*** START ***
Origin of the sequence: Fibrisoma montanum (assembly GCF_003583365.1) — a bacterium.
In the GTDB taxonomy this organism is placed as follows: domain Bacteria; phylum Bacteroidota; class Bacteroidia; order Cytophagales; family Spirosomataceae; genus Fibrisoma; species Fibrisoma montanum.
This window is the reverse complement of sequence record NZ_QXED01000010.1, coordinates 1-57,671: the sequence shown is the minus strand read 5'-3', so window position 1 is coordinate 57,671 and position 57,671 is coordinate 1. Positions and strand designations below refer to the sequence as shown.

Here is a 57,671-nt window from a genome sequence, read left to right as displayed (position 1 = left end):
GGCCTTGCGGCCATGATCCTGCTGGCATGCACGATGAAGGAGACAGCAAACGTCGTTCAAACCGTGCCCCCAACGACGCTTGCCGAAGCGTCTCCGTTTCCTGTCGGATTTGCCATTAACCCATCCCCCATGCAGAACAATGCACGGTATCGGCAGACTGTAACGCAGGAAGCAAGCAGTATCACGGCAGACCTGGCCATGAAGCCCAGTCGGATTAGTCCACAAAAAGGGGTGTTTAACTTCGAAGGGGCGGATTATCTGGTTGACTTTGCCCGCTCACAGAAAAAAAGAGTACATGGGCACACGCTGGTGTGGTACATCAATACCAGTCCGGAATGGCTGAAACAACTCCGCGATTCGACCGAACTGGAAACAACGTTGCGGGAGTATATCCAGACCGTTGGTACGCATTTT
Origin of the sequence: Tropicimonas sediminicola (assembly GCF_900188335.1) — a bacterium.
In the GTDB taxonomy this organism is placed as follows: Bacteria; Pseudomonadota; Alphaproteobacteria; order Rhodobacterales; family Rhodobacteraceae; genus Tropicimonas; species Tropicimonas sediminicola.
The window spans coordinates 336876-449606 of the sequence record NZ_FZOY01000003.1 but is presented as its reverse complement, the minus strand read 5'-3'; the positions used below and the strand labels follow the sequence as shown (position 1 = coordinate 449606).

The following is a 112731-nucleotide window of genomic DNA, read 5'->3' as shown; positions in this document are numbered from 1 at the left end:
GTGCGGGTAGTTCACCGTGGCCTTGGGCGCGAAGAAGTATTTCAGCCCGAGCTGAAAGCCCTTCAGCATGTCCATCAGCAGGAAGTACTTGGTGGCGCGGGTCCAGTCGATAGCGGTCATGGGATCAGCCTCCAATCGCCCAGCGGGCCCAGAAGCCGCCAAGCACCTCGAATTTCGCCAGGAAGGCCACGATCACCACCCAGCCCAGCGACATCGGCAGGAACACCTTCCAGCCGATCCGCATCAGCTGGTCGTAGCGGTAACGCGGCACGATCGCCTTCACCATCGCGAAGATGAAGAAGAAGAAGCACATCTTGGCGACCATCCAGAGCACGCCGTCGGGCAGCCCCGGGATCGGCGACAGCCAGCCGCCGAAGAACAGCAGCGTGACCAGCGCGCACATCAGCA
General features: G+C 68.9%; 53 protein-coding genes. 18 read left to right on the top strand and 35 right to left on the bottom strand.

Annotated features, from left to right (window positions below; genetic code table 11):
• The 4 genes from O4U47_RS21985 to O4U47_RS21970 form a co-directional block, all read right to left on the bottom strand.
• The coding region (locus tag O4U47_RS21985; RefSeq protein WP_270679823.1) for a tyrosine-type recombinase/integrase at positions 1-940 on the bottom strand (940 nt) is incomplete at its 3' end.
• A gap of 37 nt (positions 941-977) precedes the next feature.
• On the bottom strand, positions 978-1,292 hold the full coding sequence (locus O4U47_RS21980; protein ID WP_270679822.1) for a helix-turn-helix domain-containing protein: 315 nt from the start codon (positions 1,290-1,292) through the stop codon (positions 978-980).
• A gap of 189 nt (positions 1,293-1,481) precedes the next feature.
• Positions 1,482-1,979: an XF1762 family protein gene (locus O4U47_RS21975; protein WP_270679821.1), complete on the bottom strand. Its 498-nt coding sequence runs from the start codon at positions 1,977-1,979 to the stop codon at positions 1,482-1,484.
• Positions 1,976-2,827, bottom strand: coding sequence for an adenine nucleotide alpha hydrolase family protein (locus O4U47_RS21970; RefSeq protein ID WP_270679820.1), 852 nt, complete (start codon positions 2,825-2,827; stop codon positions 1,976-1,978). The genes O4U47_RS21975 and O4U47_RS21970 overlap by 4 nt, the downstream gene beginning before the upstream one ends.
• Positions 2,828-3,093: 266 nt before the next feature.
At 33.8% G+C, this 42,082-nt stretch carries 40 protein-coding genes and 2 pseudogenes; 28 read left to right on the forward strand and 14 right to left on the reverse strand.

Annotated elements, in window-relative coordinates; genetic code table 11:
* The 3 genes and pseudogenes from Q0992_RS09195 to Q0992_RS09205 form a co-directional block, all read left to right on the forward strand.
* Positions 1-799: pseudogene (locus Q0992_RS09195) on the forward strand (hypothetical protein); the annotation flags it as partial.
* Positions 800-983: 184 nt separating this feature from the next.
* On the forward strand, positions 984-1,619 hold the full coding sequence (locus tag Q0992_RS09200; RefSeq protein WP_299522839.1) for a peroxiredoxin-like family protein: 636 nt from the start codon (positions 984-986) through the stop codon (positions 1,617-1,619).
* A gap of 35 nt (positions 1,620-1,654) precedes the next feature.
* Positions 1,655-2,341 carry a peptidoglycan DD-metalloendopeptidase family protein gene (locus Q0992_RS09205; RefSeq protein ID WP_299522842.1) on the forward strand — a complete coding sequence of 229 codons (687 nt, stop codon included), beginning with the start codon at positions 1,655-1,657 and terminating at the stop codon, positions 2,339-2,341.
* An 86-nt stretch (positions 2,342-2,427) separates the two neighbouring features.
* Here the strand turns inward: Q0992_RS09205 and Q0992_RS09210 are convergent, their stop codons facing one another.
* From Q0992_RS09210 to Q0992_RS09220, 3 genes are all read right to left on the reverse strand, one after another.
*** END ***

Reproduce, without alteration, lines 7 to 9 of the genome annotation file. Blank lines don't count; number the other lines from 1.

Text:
In the GTDB taxonomy this organism is placed as follows: Bacteria; Pseudomonadota; Alphaproteobacteria; order Rhodobacterales; family Rhodobacteraceae; genus Tropicimonas; species Tropicimonas sediminicola.
The window spans coordinates 336876-449606 of the sequence record NZ_FZOY01000003.1 but is presented as its reverse complement, the minus strand read 5'-3'; the positions used below and the strand labels follow the sequence as shown (position 1 = coordinate 449606).

The following is a 112731-nucleotide window of genomic DNA, read 5'->3' as shown; positions in this document are numbered from 1 at the left end: